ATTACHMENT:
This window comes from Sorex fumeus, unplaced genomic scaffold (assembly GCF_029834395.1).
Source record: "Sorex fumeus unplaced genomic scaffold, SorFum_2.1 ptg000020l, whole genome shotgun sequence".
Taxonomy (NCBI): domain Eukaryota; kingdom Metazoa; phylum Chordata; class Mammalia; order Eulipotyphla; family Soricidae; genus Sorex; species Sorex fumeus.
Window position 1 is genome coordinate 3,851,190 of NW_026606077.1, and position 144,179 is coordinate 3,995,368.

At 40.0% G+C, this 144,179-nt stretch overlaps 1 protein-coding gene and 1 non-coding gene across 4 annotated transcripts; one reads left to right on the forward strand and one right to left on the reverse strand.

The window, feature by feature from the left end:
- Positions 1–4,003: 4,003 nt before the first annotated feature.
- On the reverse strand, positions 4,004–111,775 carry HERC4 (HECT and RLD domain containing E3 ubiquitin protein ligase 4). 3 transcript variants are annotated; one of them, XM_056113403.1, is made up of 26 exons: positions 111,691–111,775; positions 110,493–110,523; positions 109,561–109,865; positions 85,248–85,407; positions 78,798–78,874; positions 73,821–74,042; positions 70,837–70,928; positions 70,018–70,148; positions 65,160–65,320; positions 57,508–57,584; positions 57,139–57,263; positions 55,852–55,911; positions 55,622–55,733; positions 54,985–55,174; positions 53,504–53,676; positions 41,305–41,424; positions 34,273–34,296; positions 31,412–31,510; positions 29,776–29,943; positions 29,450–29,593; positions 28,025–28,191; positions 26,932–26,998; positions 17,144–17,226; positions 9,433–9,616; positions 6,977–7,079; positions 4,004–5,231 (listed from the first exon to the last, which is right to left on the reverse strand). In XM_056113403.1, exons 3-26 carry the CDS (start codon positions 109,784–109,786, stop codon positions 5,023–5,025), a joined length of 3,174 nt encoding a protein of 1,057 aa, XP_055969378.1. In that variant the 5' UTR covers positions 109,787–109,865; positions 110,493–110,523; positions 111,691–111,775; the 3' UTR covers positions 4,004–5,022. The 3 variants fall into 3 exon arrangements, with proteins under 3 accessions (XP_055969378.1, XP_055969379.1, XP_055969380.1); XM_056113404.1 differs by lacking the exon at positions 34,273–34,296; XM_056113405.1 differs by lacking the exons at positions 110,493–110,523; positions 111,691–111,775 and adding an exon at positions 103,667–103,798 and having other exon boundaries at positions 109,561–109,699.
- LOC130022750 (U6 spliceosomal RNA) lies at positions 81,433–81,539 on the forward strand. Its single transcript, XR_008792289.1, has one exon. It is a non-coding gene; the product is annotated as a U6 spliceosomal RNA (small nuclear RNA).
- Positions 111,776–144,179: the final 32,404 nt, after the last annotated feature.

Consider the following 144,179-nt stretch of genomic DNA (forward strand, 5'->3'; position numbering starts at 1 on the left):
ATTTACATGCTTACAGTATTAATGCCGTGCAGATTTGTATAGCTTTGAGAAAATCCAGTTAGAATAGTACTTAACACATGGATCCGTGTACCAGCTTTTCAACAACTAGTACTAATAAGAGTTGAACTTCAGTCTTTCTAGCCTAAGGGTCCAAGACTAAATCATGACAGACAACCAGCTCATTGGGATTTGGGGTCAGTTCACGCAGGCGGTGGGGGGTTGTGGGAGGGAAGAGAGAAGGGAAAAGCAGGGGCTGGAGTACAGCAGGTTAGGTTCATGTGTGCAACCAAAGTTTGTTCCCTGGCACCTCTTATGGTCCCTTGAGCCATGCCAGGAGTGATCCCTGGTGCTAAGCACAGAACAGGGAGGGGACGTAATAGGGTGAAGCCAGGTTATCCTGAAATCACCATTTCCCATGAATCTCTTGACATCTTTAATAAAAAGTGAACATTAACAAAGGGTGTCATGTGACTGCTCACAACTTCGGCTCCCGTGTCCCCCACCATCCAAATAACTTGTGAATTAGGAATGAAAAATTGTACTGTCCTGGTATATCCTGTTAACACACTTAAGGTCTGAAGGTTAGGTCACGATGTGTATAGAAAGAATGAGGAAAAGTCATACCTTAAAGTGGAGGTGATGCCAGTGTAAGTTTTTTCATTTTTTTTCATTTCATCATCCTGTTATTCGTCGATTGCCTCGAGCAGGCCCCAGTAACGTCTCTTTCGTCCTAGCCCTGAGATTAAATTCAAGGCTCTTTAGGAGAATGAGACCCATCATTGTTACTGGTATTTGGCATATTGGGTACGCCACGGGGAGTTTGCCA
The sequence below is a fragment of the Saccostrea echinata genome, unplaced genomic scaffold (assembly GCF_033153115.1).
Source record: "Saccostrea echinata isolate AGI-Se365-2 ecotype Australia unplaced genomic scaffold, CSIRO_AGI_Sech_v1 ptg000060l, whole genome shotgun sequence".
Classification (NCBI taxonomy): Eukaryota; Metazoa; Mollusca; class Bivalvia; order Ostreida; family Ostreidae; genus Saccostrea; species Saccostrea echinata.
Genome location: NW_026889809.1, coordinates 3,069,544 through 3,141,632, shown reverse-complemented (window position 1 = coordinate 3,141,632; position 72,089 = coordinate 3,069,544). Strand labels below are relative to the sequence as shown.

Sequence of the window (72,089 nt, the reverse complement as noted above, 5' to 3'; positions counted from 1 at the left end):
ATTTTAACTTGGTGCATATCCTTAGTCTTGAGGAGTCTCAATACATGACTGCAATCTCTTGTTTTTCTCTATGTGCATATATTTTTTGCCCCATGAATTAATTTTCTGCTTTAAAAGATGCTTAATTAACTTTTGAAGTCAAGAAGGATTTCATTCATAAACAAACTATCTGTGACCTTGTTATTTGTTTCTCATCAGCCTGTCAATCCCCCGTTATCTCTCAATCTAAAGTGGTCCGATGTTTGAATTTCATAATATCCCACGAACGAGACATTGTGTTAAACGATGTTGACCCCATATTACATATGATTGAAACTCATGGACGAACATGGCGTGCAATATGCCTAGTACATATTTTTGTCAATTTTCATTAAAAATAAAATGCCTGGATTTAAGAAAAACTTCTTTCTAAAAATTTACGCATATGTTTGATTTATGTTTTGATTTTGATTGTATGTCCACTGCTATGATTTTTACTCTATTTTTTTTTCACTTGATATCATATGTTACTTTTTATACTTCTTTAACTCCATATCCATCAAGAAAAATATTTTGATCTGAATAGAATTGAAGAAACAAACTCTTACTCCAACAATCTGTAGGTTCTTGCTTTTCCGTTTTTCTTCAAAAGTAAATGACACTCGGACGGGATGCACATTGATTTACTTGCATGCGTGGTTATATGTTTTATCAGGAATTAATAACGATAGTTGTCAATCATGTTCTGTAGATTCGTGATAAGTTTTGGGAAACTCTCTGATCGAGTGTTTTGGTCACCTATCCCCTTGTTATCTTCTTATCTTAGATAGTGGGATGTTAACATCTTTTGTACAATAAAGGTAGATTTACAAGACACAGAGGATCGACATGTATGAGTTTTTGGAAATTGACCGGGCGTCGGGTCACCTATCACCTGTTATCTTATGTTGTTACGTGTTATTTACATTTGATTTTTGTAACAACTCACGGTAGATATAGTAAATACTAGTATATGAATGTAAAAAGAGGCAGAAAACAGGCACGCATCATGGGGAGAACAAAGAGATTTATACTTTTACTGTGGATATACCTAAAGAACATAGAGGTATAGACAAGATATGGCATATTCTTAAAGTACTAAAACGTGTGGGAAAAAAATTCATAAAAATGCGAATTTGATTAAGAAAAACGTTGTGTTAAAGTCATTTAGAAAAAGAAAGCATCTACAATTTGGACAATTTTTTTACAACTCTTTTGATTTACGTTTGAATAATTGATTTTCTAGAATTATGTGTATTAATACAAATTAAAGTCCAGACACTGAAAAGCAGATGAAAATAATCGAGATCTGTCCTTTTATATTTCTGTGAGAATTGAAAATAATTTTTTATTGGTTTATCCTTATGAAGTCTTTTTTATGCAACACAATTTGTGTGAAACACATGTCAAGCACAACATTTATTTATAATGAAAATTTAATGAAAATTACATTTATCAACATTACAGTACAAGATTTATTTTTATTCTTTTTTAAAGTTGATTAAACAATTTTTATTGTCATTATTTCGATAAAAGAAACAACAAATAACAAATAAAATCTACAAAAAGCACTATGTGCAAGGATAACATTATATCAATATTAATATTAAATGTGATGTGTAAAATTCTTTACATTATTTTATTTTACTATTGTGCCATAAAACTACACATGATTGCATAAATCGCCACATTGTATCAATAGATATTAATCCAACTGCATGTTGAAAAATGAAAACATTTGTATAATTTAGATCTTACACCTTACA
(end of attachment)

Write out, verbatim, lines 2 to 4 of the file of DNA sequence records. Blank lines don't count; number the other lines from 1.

Source record: "Sorex fumeus unplaced genomic scaffold, SorFum_2.1 ptg000020l, whole genome shotgun sequence".
Taxonomy (NCBI): domain Eukaryota; kingdom Metazoa; phylum Chordata; class Mammalia; order Eulipotyphla; family Soricidae; genus Sorex; species Sorex fumeus.
Window position 1 is genome coordinate 3,851,190 of NW_026606077.1, and position 144,179 is coordinate 3,995,368.